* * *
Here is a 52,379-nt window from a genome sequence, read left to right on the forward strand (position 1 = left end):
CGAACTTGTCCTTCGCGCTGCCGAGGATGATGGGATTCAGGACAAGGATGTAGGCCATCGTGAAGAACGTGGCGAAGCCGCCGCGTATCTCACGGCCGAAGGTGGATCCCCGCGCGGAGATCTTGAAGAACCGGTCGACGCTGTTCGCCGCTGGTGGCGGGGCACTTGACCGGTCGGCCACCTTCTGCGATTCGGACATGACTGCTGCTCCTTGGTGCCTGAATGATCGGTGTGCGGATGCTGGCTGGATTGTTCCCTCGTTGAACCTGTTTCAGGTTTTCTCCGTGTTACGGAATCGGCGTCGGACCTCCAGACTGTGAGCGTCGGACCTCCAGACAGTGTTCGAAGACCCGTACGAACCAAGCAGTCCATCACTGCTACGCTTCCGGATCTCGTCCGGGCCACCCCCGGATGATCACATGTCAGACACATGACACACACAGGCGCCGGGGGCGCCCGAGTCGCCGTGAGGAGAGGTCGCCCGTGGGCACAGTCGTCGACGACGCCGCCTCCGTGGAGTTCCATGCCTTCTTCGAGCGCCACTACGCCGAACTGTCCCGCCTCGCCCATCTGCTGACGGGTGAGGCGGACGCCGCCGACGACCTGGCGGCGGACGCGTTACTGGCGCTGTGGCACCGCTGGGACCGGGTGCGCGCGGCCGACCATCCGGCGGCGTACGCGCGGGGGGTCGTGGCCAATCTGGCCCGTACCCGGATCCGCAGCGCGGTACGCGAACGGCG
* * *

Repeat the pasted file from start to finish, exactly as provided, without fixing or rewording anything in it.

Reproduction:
Here is a 52,379-nt window from a genome sequence, read left to right on the forward strand (position 1 = left end):
CGAACTTGTCCTTCGCGCTGCCGAGGATGATGGGATTCAGGACAAGGATGTAGGCCATCGTGAAGAACGTGGCGAAGCCGCCGCGTATCTCACGGCCGAAGGTGGATCCCCGCGCGGAGATCTTGAAGAACCGGTCGACGCTGTTCGCCGCTGGTGGCGGGGCACTTGACCGGTCGGCCACCTTCTGCGATTCGGACATGACTGCTGCTCCTTGGTGCCTGAATGATCGGTGTGCGGATGCTGGCTGGATTGTTCCCTCGTTGAACCTGTTTCAGGTTTTCTCCGTGTTACGGAATCGGCGTCGGACCTCCAGACTGTGAGCGTCGGACCTCCAGACAGTGTTCGAAGACCCGTACGAACCAAGCAGTCCATCACTGCTACGCTTCCGGATCTCGTCCGGGCCACCCCCGGATGATCACATGTCAGACACATGACACACACAGGCGCCGGGGGCGCCCGAGTCGCCGTGAGGAGAGGTCGCCCGTGGGCACAGTCGTCGACGACGCCGCCTCCGTGGAGTTCCATGCCTTCTTCGAGCGCCACTACGCCGAACTGTCCCGCCTCGCCCATCTGCTGACGGGTGAGGCGGACGCCGCCGACGACCTGGCGGCGGACGCGTTACTGGCGCTGTGGCACCGCTGGGACCGGGTGCGCGCGGCCGACCATCCGGCGGCGTACGCGCGGGGGGTCGTGGCCAATCTGGCCCGTACCCGGATCCGCAGCGCGGTACGCGAACGGCG